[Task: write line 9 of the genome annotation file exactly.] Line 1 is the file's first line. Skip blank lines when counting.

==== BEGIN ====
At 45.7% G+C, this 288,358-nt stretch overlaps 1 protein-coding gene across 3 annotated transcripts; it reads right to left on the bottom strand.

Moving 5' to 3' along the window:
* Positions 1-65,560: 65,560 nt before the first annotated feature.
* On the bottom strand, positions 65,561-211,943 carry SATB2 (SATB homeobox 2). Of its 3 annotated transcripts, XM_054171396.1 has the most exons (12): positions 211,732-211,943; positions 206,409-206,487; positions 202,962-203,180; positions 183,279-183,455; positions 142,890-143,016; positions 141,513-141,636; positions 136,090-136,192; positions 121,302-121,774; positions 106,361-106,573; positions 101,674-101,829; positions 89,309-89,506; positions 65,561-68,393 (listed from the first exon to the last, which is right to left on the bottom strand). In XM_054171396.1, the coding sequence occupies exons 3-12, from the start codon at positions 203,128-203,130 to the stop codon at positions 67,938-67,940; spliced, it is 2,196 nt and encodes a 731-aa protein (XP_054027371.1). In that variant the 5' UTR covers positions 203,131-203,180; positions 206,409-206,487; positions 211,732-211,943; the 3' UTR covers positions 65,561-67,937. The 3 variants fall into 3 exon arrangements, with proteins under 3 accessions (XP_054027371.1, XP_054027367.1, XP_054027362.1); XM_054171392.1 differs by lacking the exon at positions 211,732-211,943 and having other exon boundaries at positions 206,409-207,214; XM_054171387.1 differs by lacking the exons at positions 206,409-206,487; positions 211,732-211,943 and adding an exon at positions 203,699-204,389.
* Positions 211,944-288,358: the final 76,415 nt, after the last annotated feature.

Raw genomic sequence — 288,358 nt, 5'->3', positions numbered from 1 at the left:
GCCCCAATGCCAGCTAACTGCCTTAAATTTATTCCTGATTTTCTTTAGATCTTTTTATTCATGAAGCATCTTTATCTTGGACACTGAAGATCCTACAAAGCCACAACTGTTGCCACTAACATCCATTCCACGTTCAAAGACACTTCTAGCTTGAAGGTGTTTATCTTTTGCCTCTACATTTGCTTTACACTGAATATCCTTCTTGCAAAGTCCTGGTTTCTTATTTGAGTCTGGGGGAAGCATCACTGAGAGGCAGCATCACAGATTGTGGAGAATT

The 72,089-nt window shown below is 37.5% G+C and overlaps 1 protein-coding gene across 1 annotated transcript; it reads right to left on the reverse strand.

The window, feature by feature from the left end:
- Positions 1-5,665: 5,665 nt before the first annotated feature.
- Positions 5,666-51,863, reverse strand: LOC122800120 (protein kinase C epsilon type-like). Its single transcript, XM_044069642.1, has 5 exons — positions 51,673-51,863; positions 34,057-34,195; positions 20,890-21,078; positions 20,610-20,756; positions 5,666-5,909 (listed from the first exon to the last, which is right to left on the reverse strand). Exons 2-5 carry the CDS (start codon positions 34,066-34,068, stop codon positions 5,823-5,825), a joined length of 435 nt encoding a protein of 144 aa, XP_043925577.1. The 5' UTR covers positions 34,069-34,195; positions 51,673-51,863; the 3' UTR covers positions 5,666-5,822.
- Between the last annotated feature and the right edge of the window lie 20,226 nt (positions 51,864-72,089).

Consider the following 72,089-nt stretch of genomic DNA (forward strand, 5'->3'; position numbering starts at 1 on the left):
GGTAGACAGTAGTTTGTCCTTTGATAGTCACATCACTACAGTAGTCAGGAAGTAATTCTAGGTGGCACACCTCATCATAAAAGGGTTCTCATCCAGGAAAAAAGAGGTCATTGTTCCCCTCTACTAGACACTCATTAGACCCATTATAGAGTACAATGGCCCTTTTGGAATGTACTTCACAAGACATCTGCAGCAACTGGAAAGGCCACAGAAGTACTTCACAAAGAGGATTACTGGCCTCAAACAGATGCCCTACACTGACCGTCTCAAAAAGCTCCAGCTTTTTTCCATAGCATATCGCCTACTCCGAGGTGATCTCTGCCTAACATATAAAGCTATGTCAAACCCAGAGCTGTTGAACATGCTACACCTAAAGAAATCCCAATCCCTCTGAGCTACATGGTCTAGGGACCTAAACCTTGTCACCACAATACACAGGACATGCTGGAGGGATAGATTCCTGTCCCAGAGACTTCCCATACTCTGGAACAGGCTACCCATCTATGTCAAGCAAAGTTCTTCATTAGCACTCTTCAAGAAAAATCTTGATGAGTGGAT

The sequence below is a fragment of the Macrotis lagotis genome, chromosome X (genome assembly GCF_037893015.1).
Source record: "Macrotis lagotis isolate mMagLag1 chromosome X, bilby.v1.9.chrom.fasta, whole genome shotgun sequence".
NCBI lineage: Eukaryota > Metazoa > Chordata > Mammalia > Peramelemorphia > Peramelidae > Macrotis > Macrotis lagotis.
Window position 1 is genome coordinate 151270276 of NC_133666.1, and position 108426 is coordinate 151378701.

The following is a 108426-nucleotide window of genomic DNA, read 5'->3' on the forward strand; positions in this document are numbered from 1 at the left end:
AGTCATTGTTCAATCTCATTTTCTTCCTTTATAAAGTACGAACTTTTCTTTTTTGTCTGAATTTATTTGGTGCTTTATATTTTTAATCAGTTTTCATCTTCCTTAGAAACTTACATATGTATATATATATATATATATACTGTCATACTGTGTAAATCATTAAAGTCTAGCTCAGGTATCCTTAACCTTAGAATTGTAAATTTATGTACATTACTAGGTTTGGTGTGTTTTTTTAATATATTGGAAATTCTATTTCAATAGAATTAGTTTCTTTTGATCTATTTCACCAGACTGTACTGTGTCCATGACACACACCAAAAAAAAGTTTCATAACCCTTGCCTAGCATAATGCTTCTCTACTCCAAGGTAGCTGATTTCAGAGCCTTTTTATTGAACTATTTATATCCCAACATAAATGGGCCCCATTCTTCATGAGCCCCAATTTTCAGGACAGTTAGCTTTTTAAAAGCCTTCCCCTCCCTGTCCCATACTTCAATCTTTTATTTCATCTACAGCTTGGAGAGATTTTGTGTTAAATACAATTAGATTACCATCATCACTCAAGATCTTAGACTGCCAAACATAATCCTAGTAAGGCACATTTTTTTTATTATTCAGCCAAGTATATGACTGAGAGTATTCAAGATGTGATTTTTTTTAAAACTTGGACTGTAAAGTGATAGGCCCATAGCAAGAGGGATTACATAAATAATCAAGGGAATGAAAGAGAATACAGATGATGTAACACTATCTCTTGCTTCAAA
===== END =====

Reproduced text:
The window, feature by feature from the left end: